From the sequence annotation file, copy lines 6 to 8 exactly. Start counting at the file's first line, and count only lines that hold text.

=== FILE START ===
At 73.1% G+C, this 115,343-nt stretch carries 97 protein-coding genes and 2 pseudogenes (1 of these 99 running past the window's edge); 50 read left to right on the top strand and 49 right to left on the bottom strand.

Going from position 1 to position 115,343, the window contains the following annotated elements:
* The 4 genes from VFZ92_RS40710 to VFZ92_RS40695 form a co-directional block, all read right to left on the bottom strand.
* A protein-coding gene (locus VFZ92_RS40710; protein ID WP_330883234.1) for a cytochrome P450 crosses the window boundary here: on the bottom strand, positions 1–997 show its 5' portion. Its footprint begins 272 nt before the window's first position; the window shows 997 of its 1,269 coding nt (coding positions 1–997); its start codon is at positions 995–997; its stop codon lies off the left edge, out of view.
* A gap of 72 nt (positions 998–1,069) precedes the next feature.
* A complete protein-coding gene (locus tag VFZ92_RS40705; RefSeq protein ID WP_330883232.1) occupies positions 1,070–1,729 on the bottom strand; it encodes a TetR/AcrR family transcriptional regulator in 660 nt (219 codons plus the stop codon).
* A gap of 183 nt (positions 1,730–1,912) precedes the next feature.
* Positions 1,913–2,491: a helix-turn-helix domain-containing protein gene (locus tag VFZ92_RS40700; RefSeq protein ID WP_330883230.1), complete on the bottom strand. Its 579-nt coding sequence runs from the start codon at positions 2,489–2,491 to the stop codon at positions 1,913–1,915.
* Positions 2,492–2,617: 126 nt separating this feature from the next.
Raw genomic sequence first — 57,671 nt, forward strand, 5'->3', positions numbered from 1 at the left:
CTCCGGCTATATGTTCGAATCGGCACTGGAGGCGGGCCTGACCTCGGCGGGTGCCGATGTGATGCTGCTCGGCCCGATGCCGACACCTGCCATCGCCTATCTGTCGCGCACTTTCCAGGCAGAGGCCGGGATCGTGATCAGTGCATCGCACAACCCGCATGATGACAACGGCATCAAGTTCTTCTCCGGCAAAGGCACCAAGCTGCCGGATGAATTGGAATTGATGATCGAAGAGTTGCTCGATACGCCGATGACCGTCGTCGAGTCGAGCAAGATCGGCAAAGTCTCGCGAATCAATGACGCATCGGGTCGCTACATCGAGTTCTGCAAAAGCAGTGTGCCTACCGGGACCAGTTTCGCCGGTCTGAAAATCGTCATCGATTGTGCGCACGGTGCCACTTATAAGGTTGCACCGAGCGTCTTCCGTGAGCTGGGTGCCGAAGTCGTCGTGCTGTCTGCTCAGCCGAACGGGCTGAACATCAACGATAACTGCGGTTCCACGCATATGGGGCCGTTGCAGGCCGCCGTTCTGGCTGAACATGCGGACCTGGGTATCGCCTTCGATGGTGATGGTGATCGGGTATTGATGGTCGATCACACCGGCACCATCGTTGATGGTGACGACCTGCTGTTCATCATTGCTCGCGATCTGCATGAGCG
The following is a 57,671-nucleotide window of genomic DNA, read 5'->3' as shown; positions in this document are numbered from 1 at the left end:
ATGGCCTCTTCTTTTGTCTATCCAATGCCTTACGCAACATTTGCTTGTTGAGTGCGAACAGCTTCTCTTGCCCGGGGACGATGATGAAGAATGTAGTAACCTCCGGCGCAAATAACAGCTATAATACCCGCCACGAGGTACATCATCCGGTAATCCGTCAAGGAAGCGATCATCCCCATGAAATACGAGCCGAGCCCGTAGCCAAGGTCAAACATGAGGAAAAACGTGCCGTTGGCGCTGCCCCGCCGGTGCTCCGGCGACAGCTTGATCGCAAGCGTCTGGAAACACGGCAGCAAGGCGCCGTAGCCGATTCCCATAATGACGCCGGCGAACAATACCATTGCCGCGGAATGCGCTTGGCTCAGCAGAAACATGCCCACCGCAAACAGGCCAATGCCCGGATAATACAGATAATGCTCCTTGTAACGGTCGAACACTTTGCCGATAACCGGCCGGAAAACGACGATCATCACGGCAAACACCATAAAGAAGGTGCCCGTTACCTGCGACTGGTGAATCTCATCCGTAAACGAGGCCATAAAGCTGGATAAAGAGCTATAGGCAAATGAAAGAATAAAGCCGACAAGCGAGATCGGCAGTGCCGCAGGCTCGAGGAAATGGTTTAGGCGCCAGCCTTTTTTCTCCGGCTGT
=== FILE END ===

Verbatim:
* A complete protein-coding gene (locus tag VFZ92_RS40705; RefSeq protein ID WP_330883232.1) occupies positions 1,070–1,729 on the bottom strand; it encodes a TetR/AcrR family transcriptional regulator in 660 nt (219 codons plus the stop codon).
* A gap of 183 nt (positions 1,730–1,912) precedes the next feature.
* Positions 1,913–2,491: a helix-turn-helix domain-containing protein gene (locus tag VFZ92_RS40700; RefSeq protein ID WP_330883230.1), complete on the bottom strand. Its 579-nt coding sequence runs from the start codon at positions 2,489–2,491 to the stop codon at positions 1,913–1,915.